·        GAMING STUDENT CAN WIN $25,000! 
Hidden Agenda Gaming Contest, World Wide Web 
June 1, 2004 
Deadline: December 15, 2003. 

·        Taiwan International Animation Festival 
Taipei, Taiwan 
May 1, 2004 
Deadline: December 31, 2003. 

·        Anifest 2004 Trebon 
Trebon, Czech Republic 
May 3rd-8th, 2004 
Deadline: January 16, 2004. 

·        Cartoons on the Bay 2004 
Positano (SA), Italy 
April 21st - 25th, 2004 
Deadline: January 25, 2004. 

·        33rd International Film Festival Rotterdam, Rotterdam, Holland, January 21 - February 1, 2004 

·        Moondance 2004
Boulder, Colorado 
May 28th-31st, 2004 
Deadline: April 1, 2004. 

3D Festival 2004, Copenhagen, Denmark 
May 3 - 6, 2004. 


·        Member Profile: Dan Seely

Dan Seely is the President of ASIFA-Colorado and also owner-operator of Pixel Kitchen. He has been working in computer animation almost since its start in Colorado.


Ed: What got you starting in animation? 
Dan: I got started in animation as a result of getting a Bachelors degree in art, working for a 16mm commercial producer, and then working for an engineering company as a tech. I was working in Madison Wisconsin at the time, drafting bridges and took an animation class for grins. I met a writer who was also taking the class. His name was Bob Dries. We became friends and decided to make some films together. After the class, I took 6 months to build myself an animation stand, buy a Bolex 16 mm camera with an animation motor. I re-animated our class film and completed another film called “Environment Impact”. 
During this time, I saw a TV program from Canada, called “Fast Forward”. They featured a new computer program called “Images”, one of the first digital paint and animation programs. The program was created by New York Institute of Technology. I was completely blown away by what I saw. I was sure I would never get an opportunity to try that program, but I was sure that 
was what I wanted to do with my life. Shortly there after, Tron and Alien came out, did I mention Star Wars? 

Ed: How long have you been in the animation industry? 

Dan: I have been doing animation of some sort since my first Super 8 mm animated film in the late 1970’s. I have been doing CGI since I first got access to a graphics computer in 1984 at GW Hannaways & Assoc here in Boulder. That was a DEC PDP 11 running UNIX and a Raster Tech frame buffer. Of course everything changed in 1985 when Silicon Graphics Inc (SGI) shipped an IRIS 1400 workstation to Boulder. This was the start of interactive 3D computer graphics and was the defining moment for my animation career. 3D had my name on it all the way. I was in love. 

Ed: Have you been in Colorado for that time? 

Dan: I came to Colorado in the early spring of 1984 just after the great Christmas blizzard. I didn’t experience it, but everyone was still talking about it. 

Ed: How has the industry changed since you started? 

Ed: When I first came to town, no one but Computer Image was using computers to make animation. Computer gear was prohibitively expensive. I eventually landed a job as an animator at Z Axis in Aurora Colorado. They had a Bosch FGS 4000, a ½ million dollar 3d animation TV production system. I got to run that in 1986-7. Today we can have computers which are hundreds of times faster and hundreds of times cheaper. Software has become hundreds of times more complex and capable. One of the first animation jobs I had here in Denver was as a freelance cell painter for two of the local cell animation houses, Celluloid Studios and Stan Philips Productions. There was also a third traditional animation company then, Graphics in Motion. They are all gone now as well as Computer Image which was mentioned earlier.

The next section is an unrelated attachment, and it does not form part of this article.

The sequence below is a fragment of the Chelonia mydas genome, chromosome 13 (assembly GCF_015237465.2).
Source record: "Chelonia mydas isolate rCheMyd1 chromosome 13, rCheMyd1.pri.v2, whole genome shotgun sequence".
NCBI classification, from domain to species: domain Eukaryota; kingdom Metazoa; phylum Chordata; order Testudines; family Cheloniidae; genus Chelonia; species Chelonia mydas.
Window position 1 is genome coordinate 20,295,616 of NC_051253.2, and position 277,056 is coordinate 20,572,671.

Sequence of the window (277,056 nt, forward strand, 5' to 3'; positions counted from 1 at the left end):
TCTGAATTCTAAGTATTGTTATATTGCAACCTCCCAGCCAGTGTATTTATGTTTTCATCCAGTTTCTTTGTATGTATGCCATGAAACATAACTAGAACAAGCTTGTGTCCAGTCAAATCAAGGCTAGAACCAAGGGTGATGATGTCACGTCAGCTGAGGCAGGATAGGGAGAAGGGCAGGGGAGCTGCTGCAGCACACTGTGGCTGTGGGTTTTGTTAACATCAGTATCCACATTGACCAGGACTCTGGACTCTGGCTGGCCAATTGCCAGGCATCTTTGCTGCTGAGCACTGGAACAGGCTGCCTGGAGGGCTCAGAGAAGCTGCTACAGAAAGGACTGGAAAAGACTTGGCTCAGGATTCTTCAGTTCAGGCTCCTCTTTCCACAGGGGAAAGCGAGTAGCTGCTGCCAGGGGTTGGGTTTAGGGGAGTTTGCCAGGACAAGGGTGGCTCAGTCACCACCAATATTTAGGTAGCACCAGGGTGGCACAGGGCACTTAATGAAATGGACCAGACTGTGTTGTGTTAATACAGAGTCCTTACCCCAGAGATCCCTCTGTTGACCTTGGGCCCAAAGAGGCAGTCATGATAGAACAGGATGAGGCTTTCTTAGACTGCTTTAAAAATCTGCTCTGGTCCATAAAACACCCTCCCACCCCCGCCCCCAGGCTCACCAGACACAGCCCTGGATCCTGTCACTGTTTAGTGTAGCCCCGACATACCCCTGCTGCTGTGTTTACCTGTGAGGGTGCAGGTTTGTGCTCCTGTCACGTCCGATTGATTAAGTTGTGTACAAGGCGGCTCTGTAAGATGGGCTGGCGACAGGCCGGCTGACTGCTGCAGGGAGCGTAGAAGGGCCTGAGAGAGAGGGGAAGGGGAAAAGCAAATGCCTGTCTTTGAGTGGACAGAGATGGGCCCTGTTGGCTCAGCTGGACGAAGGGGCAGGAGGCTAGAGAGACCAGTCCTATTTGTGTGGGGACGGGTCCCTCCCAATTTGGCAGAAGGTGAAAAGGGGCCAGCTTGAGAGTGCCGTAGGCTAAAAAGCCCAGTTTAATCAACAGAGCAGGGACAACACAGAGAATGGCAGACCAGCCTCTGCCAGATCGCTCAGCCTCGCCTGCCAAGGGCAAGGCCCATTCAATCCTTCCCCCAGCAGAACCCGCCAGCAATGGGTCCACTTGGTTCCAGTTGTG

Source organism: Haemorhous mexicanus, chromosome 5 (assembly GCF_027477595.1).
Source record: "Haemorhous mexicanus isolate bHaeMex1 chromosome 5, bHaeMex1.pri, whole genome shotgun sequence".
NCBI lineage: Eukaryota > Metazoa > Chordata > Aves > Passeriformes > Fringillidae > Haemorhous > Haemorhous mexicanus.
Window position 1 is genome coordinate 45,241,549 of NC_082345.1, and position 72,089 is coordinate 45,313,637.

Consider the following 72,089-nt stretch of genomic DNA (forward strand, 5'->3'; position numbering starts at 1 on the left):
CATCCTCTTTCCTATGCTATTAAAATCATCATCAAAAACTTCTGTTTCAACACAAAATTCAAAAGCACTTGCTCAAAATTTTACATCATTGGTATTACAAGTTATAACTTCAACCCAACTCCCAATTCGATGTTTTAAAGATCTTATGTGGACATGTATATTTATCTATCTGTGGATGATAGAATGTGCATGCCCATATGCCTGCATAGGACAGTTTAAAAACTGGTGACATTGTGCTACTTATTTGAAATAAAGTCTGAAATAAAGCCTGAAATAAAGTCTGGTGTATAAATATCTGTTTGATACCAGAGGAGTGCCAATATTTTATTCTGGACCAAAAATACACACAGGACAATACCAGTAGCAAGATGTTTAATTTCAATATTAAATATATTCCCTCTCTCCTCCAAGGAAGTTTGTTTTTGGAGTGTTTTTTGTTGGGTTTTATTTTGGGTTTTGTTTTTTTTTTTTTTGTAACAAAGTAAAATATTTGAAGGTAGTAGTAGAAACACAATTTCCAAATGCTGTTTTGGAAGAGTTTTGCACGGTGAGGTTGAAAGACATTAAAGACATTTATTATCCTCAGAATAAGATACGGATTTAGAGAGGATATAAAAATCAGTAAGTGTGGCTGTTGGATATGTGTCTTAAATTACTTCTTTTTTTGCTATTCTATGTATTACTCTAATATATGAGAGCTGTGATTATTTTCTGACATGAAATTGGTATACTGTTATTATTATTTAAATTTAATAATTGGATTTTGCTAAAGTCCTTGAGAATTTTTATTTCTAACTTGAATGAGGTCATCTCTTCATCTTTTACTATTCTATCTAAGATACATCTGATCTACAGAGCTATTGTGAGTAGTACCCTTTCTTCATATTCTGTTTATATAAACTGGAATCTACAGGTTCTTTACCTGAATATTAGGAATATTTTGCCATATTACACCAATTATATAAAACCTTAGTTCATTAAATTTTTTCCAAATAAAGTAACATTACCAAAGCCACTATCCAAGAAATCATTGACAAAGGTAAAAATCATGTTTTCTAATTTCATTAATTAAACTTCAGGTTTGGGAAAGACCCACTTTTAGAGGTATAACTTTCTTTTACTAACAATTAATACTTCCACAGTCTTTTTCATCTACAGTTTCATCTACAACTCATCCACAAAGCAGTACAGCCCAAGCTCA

Ed: Did you start Pixel Kitchen, if so why - and how? 

Dan: Yes I started Pixel Kitchen with Ken Seaverns in 1990. At the time I was running the computer visualization department at Design Workshop Inc. I was working in their Denver office. They had a unique understanding of the tools early on in the game and were trying to develop the technology to support the landscape 
architecture and urban planning business. Unfortunately they ran out of gas just as the software was maturing. Ken was working with me at the time and we decided to be more in charge of this difficult to manage technology. Pixel kitchen was born in a spare apartment room in Boulder. We put together two systems of the affordable technology of the day, Amiga 2000’s. Great machines for their time. We were just hitting our stride when the country went to war with George Bush Sr. The economy went into a nose dive and Pixel Kitchen struggled. Ken eventually went to work for Parsons Brinkerhoff, a global engineering firm with a 
division here in Denver. 

Ed: What kind of projects does Pixel Kitchen get involved with? Dan: Pixel kitchen has had some interesting opportunities working here on Colorado. The engineering and architecture in my background has allowed me to do animation for a wide range of clients. One of our early jobs was an animated laser disc program of of the geologic history of Guadalaupe National Park in Texas. Another job was to design the spider web graphic for the Olympic downhill ski suites created by Spyder Activewear. Pixel kitchen did graphics for three different Olympics. More 
recently, we have created scientific visualization for National Renewable Energy Labs in Golden, commercial for RTD and a program for Discovery Channel called Dinosaur Attack. The 
last big project was a theatre policy film trailer for a Mexican theatre chain. 

Ed: Is everything computer generated? Any traditional formats? Dan: Pixel Kitchen’s work is primarily 3D animation. Sometime we do 2D, but most everything is created with the assist of a computer.


Ed: How has Pixel Kitchen been getting through these hard times?